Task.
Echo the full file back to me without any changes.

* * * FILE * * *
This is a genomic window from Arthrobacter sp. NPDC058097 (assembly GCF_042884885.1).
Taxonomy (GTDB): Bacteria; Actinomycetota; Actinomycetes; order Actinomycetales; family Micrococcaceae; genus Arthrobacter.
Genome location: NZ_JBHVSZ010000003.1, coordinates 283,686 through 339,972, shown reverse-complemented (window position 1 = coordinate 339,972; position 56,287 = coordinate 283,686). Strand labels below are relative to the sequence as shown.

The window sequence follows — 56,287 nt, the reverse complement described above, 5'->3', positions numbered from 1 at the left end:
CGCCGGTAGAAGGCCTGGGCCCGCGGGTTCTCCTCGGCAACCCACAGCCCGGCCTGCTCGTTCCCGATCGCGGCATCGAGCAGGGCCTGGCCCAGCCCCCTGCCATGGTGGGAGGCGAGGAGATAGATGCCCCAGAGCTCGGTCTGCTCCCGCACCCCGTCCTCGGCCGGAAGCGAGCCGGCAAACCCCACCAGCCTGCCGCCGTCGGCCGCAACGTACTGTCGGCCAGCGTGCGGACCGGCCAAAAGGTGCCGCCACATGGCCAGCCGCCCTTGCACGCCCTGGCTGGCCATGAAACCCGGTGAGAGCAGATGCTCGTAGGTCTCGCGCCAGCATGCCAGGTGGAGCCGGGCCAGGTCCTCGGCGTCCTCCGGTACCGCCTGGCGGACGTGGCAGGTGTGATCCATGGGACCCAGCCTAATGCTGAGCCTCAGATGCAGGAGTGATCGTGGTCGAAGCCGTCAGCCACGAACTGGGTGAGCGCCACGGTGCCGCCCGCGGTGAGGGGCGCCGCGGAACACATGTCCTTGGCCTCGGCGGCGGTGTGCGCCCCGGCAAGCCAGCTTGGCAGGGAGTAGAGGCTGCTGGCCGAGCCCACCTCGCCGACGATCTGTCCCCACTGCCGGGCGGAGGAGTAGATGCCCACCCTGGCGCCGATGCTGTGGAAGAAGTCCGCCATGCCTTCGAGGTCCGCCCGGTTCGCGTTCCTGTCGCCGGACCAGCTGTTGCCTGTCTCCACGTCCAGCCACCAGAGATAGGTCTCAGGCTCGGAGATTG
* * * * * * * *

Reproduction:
This is a genomic window from Arthrobacter sp. NPDC058097 (assembly GCF_042884885.1).
Taxonomy (GTDB): Bacteria; Actinomycetota; Actinomycetes; order Actinomycetales; family Micrococcaceae; genus Arthrobacter.
Genome location: NZ_JBHVSZ010000003.1, coordinates 283,686 through 339,972, shown reverse-complemented (window position 1 = coordinate 339,972; position 56,287 = coordinate 283,686). Strand labels below are relative to the sequence as shown.

The window sequence follows — 56,287 nt, the reverse complement described above, 5'->3', positions numbered from 1 at the left end:
CGCCGGTAGAAGGCCTGGGCCCGCGGGTTCTCCTCGGCAACCCACAGCCCGGCCTGCTCGTTCCCGATCGCGGCATCGAGCAGGGCCTGGCCCAGCCCCCTGCCATGGTGGGAGGCGAGGAGATAGATGCCCCAGAGCTCGGTCTGCTCCCGCACCCCGTCCTCGGCCGGAAGCGAGCCGGCAAACCCCACCAGCCTGCCGCCGTCGGCCGCAACGTACTGTCGGCCAGCGTGCGGACCGGCCAAAAGGTGCCGCCACATGGCCAGCCGCCCTTGCACGCCCTGGCTGGCCATGAAACCCGGTGAGAGCAGATGCTCGTAGGTCTCGCGCCAGCATGCCAGGTGGAGCCGGGCCAGGTCCTCGGCGTCCTCCGGTACCGCCTGGCGGACGTGGCAGGTGTGATCCATGGGACCCAGCCTAATGCTGAGCCTCAGATGCAGGAGTGATCGTGGTCGAAGCCGTCAGCCACGAACTGGGTGAGCGCCACGGTGCCGCCCGCGGTGAGGGGCGCCGCGGAACACATGTCCTTGGCCTCGGCGGCGGTGTGCGCCCCGGCAAGCCAGCTTGGCAGGGAGTAGAGGCTGCTGGCCGAGCCCACCTCGCCGACGATCTGTCCCCACTGCCGGGCGGAGGAGTAGATGCCCACCCTGGCGCCGATGCTGTGGAAGAAGTCCGCCATGCCTTCGAGGTCCGCCCGGTTCGCGTTCCTGTCGCCGGACCAGCTGTTGCCTGTCTCCACGTCCAGCCACCAGAGATAGGTCTCAGGCTCGGAGATTG